Michael Lewis is the always engaging author of such era defining books as The Blind Side, Money Ball, Liar's Poker, The Big Short, Flash Boys, The New New Thing and many others. Lewis immerses himself in the worlds he writes about, expertly finding the emotional parts of stories that might seem cold from the outside. The personal portraits he draws of the people in The Big Short, a highly technical book about the 2008 financial crisis, are particularly astounding for their sharpness and intimacy. Lewis can explain a collateral debt obligation and deep emotional trauma on the same page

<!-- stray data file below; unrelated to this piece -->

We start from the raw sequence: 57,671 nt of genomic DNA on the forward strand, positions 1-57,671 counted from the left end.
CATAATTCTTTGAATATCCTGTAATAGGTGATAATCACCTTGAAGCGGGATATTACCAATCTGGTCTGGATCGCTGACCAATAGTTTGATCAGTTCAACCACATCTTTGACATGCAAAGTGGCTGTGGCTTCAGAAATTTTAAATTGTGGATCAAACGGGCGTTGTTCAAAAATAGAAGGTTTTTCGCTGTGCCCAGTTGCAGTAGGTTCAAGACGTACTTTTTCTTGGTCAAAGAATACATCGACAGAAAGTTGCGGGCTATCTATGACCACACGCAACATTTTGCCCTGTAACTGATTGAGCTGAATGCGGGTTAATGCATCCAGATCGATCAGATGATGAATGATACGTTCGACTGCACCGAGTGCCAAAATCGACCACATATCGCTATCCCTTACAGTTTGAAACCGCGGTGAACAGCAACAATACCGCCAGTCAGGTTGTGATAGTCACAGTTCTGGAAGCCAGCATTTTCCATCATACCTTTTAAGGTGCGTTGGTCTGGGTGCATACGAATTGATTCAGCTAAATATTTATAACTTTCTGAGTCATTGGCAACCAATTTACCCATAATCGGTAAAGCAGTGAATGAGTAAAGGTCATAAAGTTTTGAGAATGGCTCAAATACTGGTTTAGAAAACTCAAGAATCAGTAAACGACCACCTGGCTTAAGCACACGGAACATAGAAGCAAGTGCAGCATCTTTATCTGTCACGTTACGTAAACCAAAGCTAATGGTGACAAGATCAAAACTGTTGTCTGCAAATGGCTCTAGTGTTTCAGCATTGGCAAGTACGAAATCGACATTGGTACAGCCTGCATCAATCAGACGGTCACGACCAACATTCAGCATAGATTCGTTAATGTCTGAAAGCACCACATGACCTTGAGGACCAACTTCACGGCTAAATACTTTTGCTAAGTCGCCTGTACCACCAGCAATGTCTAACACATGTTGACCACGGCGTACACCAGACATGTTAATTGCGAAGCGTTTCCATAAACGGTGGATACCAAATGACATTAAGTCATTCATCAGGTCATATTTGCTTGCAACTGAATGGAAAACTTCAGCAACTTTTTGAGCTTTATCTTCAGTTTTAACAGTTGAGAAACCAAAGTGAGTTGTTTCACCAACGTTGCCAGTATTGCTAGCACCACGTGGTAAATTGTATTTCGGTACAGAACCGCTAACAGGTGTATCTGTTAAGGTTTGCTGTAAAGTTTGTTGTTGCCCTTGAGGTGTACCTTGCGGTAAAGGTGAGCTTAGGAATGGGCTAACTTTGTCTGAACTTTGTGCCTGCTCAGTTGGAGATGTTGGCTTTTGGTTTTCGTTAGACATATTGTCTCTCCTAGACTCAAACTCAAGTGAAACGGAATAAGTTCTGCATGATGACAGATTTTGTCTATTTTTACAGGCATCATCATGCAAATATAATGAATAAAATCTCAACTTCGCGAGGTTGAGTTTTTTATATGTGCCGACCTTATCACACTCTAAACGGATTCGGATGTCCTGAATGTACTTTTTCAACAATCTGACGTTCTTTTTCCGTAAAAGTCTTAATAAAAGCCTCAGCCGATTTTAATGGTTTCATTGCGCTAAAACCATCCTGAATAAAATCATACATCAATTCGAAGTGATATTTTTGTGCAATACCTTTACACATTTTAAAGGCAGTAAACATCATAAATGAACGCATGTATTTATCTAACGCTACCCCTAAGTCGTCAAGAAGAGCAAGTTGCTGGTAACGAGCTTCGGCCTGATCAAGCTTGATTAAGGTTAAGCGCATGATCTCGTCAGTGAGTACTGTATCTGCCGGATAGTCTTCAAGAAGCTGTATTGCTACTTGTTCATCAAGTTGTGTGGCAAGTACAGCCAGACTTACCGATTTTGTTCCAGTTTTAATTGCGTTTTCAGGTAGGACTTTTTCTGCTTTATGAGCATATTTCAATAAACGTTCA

Lewis talked on Bloomberg this week and revealed he wouldn't be writing more books on Silicon Valley. The New New Thing, he said, was the hardest book he ever wrote. Silicon Valley is touch because "there's a lack of emotional content. It's a cold place." That damn, Siri -- she's not human! Lewis might also have said it's a hard place to figure out. He tells a story about Internet pioneer Jim Clark supposedly getting out of the business after making his fortune in the first Internet bubble. How did Clark know it was time to go? Some VC firm had just given $25 million to a company called Google. Clark -- who, remember, is an Internet visionary -- thought that was outrageous!
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